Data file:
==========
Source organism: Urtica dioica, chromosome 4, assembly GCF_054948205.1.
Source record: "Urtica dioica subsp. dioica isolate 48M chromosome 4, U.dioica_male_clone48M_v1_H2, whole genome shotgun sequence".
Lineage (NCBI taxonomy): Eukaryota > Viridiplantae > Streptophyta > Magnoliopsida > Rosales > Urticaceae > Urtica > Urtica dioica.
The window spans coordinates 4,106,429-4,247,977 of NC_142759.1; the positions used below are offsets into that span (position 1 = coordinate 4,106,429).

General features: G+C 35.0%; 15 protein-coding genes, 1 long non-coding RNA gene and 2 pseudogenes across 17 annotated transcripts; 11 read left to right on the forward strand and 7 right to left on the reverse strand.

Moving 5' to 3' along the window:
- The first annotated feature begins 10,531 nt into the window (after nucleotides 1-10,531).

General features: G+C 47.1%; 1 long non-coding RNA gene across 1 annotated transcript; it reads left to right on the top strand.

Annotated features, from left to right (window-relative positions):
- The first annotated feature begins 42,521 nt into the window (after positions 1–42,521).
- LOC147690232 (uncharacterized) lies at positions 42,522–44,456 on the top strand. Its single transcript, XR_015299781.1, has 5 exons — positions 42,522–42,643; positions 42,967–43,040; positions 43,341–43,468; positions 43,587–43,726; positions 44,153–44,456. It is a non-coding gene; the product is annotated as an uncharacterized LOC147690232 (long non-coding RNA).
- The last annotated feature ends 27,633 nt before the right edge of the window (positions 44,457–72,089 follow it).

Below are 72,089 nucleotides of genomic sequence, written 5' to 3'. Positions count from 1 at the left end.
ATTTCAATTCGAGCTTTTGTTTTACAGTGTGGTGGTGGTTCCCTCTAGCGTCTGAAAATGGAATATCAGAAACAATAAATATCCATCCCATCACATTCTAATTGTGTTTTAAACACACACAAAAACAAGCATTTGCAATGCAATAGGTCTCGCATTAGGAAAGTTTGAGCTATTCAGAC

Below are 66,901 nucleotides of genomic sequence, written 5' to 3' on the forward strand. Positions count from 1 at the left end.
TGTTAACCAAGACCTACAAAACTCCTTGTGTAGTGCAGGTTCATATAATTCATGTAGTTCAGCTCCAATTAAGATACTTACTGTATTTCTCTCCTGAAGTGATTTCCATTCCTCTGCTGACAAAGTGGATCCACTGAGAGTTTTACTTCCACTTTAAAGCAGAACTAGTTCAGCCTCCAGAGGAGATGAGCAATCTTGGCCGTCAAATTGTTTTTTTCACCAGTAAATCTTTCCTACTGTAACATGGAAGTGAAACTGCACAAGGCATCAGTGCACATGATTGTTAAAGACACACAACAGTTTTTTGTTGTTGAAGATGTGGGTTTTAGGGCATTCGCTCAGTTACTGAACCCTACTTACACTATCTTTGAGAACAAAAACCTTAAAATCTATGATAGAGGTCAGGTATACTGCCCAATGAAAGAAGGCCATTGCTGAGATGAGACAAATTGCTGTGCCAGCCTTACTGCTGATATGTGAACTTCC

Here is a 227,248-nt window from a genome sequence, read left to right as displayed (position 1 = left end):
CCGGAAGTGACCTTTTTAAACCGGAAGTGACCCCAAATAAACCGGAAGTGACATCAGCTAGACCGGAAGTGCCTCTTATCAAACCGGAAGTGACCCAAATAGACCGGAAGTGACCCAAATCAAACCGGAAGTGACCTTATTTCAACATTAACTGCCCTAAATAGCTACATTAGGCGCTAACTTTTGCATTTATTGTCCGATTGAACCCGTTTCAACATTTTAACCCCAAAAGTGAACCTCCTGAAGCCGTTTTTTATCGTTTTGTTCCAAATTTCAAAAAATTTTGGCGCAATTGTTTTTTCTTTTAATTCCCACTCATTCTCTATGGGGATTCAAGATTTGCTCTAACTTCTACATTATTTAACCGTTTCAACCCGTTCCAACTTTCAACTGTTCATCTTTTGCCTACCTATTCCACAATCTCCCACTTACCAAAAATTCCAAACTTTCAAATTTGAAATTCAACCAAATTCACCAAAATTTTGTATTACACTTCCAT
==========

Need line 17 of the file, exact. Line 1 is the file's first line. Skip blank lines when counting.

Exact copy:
Here is a 227,248-nt window from a genome sequence, read left to right as displayed (position 1 = left end):